Wednesday, October 17, 2012

The Institute of Contemporary Art/Boston Announces 2012/13 Performance and Film

CONTACT: Joyce Linehan 617-282-2510,

The Institute of Contemporary Art/Boston Announces 2012/13 Performance and Film

High-res photos can be downloaded here:

(BOSTON-August 16, 2012) The Institute of Contemporary Art/Boston (ICA) presents ambitious performing arts programming for the 2012/2013 season, including groundbreaking dance, theater, music and multimedia performances, as well as an eclectic and provocative film and video schedule. All programs take place in the Barbara Lee Family Foundation Theater unless otherwise noted. Tickets for these programs go on sale to ICA Associate Members on Aug. 17 and to the general public on Aug. 30, and can be purchased at or by calling (617) 478-3103.


Adapted and Directed by Jay Scheib
Produced by Tanya Selvaratnam
Friday and Saturday, Sept. 21 and 22, 7:30 p.m.

Jay Scheib returns to the ICA with the latest version of his ongoing exploration of science fiction,
Simulated Cities/Simulated Systems. Based on the 1973 film, Welt am Draht by Rainer Werner
Fassbinder, World of Wires is a high energy, anarchic thrill-ride theater/multimedia
performance that is as smart as it is sexy. Winner of the 2012 Village Voice Obie Award for
Directing, the show premiered at The Kitchen in New York, and enjoyed a sold-out three week
run. It’s an all-bets-are-off homage to the startling possibility that anyone of us could be a byte
in someone else's immaculately programmed world.

Inspired by the works of Professor Nick Bostrom, Fassbinder, science-fiction writer Daniel F.
Galouye, and Scheib’s personal experience with an armed robbery at a Duane Reade drugstore,
this brilliant performance utilizes a video component in real-time—Jay Scheib is onstage as the
cameraman and projects the action on various screens. The projection combined with an
inventive set creates a multilayered and somewhat disorienting experience. Live action and
tightly choreographed movements create a cautionary tale about the challenges of defining
identity when all the world is a stage—or a computer program.

A 2011 Guggenheim Fellow, Jay Scheib is an acclaimed writer, director and designer of plays,
operas, and installations. Along with World of Wires, Scheib’s recent work includes, a
multimedia staging of Evan Ziporyn's new opera A House in Bali as part of BAM's 2010 Next
Wave Festival, Bellona, Destroyer of Cities at Maison des Arts (Creteil), Bertolt Brecht's Puntila
und Sein Knecht Matti at Theater Augsburg, and Fidelio at Saarlandisches Staatstheater. An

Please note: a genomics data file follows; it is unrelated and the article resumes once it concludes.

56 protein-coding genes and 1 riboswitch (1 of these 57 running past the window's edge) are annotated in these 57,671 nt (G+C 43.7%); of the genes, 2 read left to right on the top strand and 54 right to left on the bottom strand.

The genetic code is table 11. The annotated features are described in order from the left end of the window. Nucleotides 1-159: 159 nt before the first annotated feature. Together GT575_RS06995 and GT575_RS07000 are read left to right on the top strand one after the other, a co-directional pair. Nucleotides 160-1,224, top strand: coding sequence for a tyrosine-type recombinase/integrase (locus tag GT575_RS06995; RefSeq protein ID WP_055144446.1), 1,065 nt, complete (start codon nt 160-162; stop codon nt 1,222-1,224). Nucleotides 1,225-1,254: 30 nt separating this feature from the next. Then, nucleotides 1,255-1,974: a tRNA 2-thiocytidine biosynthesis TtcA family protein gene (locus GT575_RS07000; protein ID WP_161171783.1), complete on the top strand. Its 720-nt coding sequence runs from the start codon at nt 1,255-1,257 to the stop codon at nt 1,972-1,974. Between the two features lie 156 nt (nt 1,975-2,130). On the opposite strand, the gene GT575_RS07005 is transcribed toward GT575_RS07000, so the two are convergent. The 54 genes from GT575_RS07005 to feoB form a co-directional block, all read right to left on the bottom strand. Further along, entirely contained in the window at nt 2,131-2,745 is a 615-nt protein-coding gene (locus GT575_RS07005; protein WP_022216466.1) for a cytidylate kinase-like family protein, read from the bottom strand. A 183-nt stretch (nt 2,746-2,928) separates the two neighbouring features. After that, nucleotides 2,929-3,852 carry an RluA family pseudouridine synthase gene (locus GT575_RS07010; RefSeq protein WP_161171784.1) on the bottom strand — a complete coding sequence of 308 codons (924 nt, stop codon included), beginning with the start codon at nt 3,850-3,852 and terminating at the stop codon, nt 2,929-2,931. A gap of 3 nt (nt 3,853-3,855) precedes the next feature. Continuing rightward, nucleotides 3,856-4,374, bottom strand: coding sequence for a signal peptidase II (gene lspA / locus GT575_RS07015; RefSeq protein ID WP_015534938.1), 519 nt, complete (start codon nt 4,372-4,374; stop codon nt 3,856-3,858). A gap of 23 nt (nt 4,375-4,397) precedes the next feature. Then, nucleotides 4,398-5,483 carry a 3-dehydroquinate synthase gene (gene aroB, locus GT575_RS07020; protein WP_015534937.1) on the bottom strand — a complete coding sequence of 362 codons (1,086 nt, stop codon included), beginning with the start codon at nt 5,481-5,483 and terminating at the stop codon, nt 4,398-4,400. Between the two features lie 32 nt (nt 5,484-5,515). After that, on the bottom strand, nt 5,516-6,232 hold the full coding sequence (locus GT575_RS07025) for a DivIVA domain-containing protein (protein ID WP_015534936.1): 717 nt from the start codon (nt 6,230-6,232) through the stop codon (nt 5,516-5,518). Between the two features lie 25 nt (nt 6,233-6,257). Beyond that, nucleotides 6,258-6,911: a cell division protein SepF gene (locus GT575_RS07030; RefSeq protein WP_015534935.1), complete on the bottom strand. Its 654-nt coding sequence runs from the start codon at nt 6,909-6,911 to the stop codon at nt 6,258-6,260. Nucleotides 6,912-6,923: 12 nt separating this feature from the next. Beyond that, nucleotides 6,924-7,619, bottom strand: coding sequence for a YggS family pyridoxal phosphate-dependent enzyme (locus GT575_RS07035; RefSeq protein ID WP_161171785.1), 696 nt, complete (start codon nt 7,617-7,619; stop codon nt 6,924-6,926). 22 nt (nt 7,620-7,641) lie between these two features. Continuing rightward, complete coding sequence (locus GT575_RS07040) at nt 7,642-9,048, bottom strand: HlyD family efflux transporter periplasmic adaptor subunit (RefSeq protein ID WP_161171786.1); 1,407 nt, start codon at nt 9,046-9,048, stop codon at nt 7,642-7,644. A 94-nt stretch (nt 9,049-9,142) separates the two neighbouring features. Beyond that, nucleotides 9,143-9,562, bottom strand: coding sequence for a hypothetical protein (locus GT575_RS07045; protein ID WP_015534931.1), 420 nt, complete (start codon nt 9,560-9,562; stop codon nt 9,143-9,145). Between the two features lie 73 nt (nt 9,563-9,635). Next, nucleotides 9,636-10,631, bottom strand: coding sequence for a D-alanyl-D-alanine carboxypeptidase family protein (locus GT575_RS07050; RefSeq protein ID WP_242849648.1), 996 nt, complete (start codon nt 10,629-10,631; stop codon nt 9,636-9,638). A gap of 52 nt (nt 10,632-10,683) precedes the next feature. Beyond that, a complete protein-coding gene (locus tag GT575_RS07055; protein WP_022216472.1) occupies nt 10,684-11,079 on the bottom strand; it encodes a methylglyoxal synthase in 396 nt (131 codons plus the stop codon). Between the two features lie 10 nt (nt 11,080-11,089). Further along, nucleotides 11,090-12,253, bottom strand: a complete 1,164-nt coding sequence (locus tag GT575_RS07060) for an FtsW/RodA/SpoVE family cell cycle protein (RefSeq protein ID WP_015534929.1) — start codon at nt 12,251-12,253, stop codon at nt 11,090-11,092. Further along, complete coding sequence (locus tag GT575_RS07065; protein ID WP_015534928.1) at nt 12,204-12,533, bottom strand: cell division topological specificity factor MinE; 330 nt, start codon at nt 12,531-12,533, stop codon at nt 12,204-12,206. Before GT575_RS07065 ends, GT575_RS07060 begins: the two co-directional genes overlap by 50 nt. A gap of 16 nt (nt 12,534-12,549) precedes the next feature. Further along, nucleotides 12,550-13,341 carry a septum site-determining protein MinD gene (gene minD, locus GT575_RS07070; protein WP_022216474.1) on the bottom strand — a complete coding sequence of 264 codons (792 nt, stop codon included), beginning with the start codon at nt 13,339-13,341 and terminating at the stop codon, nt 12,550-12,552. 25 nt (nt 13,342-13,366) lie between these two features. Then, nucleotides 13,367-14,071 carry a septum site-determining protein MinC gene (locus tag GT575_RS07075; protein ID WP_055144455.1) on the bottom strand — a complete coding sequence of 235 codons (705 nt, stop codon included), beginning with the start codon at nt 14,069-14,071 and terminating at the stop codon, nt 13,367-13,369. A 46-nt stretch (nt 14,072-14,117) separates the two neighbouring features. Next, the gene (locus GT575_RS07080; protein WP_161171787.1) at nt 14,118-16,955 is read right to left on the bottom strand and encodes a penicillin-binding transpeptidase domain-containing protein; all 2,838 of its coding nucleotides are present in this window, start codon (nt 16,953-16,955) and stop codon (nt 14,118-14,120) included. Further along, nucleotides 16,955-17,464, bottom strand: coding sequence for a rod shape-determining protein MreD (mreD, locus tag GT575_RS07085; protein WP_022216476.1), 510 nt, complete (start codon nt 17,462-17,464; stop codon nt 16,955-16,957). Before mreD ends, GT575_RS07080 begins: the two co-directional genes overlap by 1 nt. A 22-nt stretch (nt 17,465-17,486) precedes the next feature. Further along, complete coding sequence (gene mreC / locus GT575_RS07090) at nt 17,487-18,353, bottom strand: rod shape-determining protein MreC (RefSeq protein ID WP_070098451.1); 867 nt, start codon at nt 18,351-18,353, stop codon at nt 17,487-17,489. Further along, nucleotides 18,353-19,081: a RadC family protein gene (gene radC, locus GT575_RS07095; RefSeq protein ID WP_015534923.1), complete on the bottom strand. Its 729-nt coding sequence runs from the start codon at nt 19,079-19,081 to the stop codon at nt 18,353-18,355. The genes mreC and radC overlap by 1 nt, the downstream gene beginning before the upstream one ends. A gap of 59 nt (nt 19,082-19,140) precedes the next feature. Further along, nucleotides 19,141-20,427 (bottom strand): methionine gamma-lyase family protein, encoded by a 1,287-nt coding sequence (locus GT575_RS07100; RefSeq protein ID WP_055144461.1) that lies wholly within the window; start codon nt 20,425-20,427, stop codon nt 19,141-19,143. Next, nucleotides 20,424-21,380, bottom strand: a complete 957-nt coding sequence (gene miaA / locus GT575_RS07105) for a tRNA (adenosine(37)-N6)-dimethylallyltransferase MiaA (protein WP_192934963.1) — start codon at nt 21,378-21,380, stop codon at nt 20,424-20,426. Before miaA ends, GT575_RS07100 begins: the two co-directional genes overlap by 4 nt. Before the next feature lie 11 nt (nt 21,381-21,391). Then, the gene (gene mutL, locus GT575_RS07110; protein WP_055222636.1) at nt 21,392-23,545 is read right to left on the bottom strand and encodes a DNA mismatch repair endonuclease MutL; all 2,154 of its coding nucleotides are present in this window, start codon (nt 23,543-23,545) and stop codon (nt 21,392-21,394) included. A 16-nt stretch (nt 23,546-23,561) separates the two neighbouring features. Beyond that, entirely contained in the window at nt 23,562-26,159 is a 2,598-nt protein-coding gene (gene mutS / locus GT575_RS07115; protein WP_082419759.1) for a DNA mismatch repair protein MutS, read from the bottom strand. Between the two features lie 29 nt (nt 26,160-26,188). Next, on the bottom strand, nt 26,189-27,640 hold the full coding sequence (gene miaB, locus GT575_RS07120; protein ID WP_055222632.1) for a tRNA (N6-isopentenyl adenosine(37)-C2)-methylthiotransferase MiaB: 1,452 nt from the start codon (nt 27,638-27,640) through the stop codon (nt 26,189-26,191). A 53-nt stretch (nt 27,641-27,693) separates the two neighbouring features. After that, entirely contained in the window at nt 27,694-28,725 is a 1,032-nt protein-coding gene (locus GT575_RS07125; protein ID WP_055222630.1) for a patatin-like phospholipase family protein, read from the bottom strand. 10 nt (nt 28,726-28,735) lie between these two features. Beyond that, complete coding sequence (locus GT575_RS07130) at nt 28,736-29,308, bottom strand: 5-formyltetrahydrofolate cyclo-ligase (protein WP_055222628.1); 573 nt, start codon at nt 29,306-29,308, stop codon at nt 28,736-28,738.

associate professor at MIT, Scheib is among the foremost innovators working in theater today,
forecasting the future of the medium in a unique and ingenious form.

Contains strong language and nudity; recommended for audience members 18 years and older.

TICKETS: $13 members and students / $25 nonmembers
Includes museum admission on day of performance


Friday and Saturday, Nov. 2 and 3, 7:30 p.m.

In this evening-length duet, dancer and choreographer Faye Driscoll’s You’re Me considers how
our identity is not only made up and undone by those around us, but also portrays the
impossible struggle to unhinge our identity from one another. How do our fantasies about
ourselves create new possibilities of being? How do our fantasies about each other give birth to
friction and loss? Who do we want to be? Are we getting it right?

Driscoll and fellow performer Jesse Zaritt launch a sweaty, evocative, disturbing, and deeply
funny battle about the nature of relationships. Designed by artist Emily Roysdon, the myriad
props used by Driscoll and Zaritt during the performance include paint, clothing, wigs, costumejewelry,
baby powder, among other surprises. Don’t miss this 90-minute, all-out exuberant

Bessie award-winning choreographer Faye Driscoll was hailed as "1 of 25 to watch out for in
2008" by Dance Magazine. She is a choreographer who strives to investigate new forms of
theatrical experience aimed to provoke feeling, stimulate the senses and activate the mind.

TICKETS: $10 members and students / $20 nonmembersIncludes museum admission on day of performance

With Cecelia Bengolea, Francois Chaignaud,
Marlene Monteiro Feritas and Trajal Harrell
Thursday and Friday, Jan. 17 and 18, 7:30 p.m.

(M)imosa is the third installment of Twenty Looks or Paris Is Burning at the Judson Church, a